Guest Blogger: Cowboys and Flyboys

By Dr. Micah Murphy

(Flyboys in training at Navy Air Station Corpus Christi, 1943-44, Grandpa Springer is in the front row on the far right.)

My grandfather, Donald Springer, lived through the depression and that experience taught him to work hard and be very frugal. I don’t think the frugal part caught on with us, his grandchildren, but he did pass on the importance of hard work and above all doing your duty. That duty could be to country, to company you work for, or your family. Doing your duty wasn’t really seen as a burden it was just life. Life and duty were the same. Duty was more like purpose and one thing he couldn’t stand was anyone who shirked their duty. Duty wasn’t just one way though. You owed others and they owed you. You owed your employer and your employer owed you. You owed your country and your country owed you. He once quit a job as an engineer with a wife at home, on the spot, when he learned of unfair pay practices. He’s probably single handedly responsible for one automaker not selling 100’s of vehicles because they wronged him and he told everyone for 30 years. Generations may not purchase from that automaker now.

Like lots of men in his generation, he was excited to do his part, his duty, in WWII. He joined the Navy and became a pilot hoping to go straight to war to fight the enemy. He did not see combat and it’s something, I know, he always regretted. Some Navy pilots needed to stay here in the U.S. though. His assignments involved going to airfields, usually on the east coast, and flying damaged or otherwise decommissioned planes to a junk yard called the boneyard. The yard was somewhere north of western Texas, I think. The job gave him plenty of experience flying all types of planes and working on them as a mechanic and he later used this experience when he taught flight lessons, worked on aircraft, and lived at and managed the Hastings Airport where he met my Grandmother, Maxine, while giving her lessons.

He had several stories of crashing in fields and walking miles to find a phone or a ride and sometimes a meal with a family somewhere. One of my favorite stories did not involve a crash and it seems more like a comedy show than real life.

I don’t remember the plane he was flying but I know it was a larger single prop plane. He landed near Dallas for fuel for the last leg of his trip. He hit the head, got some lunch, and went to start up the plane. He had power but the prop would not crank. He tinkered a bit but decided the engine might be seized up. By flying these planes to the boneyard he was saving a lot of manpower. If it couldn’t be flown it would be sitting on this pavement for awhile taking up space and eventually it would need to be partly disassembled and trucked to the junk yard, so he would put some considerable effort into getting to the boneyard by air.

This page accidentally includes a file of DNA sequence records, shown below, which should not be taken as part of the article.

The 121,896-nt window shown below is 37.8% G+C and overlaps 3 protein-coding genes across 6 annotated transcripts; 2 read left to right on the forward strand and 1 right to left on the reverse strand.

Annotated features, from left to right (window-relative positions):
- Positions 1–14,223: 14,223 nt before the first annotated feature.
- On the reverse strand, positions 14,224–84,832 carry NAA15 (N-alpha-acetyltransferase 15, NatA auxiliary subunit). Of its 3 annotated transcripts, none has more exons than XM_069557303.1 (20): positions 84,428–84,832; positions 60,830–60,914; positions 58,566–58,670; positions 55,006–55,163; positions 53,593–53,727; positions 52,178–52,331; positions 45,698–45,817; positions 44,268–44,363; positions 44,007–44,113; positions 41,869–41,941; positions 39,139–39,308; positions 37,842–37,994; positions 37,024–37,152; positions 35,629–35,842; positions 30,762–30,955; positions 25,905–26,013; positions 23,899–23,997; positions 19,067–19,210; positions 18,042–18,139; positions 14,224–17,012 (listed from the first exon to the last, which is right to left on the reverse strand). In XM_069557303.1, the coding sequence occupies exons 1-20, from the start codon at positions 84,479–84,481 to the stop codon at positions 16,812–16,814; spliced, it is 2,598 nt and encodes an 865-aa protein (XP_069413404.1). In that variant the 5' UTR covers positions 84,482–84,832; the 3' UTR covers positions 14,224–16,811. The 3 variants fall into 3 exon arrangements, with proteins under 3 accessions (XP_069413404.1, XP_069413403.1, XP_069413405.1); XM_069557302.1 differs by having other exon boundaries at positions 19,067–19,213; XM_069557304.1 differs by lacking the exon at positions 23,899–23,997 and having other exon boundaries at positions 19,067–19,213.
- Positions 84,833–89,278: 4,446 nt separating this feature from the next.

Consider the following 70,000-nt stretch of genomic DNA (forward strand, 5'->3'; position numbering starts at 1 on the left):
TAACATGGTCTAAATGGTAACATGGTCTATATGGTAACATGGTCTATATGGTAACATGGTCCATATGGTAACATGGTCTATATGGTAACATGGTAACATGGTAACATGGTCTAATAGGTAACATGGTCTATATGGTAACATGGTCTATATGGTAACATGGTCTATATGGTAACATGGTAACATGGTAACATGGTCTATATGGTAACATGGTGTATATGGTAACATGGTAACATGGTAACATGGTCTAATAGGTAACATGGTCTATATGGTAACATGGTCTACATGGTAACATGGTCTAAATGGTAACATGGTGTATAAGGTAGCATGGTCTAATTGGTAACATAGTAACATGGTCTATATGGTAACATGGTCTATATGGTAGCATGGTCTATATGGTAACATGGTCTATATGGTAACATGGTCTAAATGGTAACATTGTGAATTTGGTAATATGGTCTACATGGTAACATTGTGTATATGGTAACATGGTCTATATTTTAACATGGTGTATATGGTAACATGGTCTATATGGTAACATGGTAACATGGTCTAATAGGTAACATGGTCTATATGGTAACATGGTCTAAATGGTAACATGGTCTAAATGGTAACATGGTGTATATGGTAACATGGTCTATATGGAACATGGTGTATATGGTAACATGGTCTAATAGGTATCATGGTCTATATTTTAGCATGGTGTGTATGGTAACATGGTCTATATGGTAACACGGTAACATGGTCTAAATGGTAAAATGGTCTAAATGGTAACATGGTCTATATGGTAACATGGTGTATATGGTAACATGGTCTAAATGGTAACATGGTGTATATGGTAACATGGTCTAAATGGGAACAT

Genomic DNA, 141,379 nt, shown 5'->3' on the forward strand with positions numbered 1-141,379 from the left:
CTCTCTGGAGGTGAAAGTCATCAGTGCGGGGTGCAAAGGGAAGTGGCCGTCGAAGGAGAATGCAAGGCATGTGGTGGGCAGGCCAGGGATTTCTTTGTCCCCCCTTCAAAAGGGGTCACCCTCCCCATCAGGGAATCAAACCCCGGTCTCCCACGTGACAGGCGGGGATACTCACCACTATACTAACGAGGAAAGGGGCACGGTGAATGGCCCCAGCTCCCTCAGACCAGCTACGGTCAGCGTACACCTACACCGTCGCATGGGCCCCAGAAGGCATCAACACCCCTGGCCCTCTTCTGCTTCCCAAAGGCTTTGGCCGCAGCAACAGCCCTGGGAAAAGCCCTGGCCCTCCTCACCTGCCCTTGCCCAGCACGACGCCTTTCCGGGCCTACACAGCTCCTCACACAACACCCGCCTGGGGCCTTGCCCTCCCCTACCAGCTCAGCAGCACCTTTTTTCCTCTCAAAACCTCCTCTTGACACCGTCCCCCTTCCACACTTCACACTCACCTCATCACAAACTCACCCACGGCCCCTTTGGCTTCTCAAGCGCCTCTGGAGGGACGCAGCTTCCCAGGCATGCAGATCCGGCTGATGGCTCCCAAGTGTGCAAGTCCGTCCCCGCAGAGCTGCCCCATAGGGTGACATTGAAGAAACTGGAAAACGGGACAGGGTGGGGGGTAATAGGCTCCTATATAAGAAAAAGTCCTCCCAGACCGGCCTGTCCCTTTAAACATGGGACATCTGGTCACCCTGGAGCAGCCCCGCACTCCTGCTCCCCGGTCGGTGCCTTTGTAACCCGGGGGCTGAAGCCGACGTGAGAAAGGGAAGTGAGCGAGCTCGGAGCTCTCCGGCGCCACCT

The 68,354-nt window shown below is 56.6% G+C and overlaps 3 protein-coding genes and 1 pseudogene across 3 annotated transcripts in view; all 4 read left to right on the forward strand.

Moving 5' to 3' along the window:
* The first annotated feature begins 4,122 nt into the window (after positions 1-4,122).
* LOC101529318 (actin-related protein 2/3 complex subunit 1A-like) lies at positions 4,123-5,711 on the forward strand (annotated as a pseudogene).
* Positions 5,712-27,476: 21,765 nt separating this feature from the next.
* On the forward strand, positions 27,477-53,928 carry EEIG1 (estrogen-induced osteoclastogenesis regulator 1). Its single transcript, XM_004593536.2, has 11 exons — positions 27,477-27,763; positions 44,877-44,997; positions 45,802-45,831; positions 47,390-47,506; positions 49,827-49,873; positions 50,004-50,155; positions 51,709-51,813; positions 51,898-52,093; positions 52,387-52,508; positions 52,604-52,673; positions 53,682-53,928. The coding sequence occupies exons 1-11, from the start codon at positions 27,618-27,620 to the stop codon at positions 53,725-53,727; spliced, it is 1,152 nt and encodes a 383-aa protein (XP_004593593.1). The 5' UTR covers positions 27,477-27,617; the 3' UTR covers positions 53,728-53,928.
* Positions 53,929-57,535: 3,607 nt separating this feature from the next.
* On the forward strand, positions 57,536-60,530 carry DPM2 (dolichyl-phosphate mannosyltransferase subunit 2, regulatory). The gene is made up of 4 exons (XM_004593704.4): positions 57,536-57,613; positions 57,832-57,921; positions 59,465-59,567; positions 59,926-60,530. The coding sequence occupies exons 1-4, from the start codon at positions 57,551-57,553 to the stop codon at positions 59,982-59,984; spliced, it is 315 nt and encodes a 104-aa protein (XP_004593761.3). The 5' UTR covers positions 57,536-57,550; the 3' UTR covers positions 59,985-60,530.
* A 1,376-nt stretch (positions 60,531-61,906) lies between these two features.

While he was standing staring at the plane trying to figure out what to do a jeep drove up with a Captain driving. (I think Grandpa was a 1st Lieutenant at this time). The Captain asked him, “What’s the problem, let’s get this plane out of here?” Grandpa explained that he couldn’t get it to turn over. The Captain told him to get in the cockpit and turn the key on, he’d get it started. Grandpa, a little confused and about to argue watched as the Captain pulled a rope out of the back of the jeep. He formed a lasso and rodeo style lassoed the top of the prop. Grandpa climbed up in the plane while the Captain tied the other end of the rope to his Jeep. I should mention this jeep did not have a top; it was just an open Jeep. The Captain got in the Jeep turned and gave a thumbs up which Grandpa returned. I don’t know how long the rope was but the Captain gunned the Jeep and took off. When he hit the end of the rope the Jeep seemed to completely stop and the Captain went flying out the front onto the pavement. The prop, though, turned and the plane started up immediately. Grandpa saw the Captain get up, brush himself off, pull in the rope, get back in the Jeep and drive away. Mission accomplished.

Thanks for reading!

Dr. Micah Murphy is an Associate Professor of Marketing and Supply Chain Management Marketing at Eastern Michigan University.

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2 thoughts on “Guest Blogger: Cowboys and Flyboys

  1. Tim Marugg says:

    It’s a good thing for the Captain, that the prop turned slowly enough for the rope to slip off the end. If the engine had caught quickly, he and his Jeep would have been winched into the slice-and-dice. Yikes!
    Great story!

  2. Shana R Bush says:

    I still can’t believe that I never heard grandpa tell this story! It’s easily one of my favorites. Thank you for sharing Micah!

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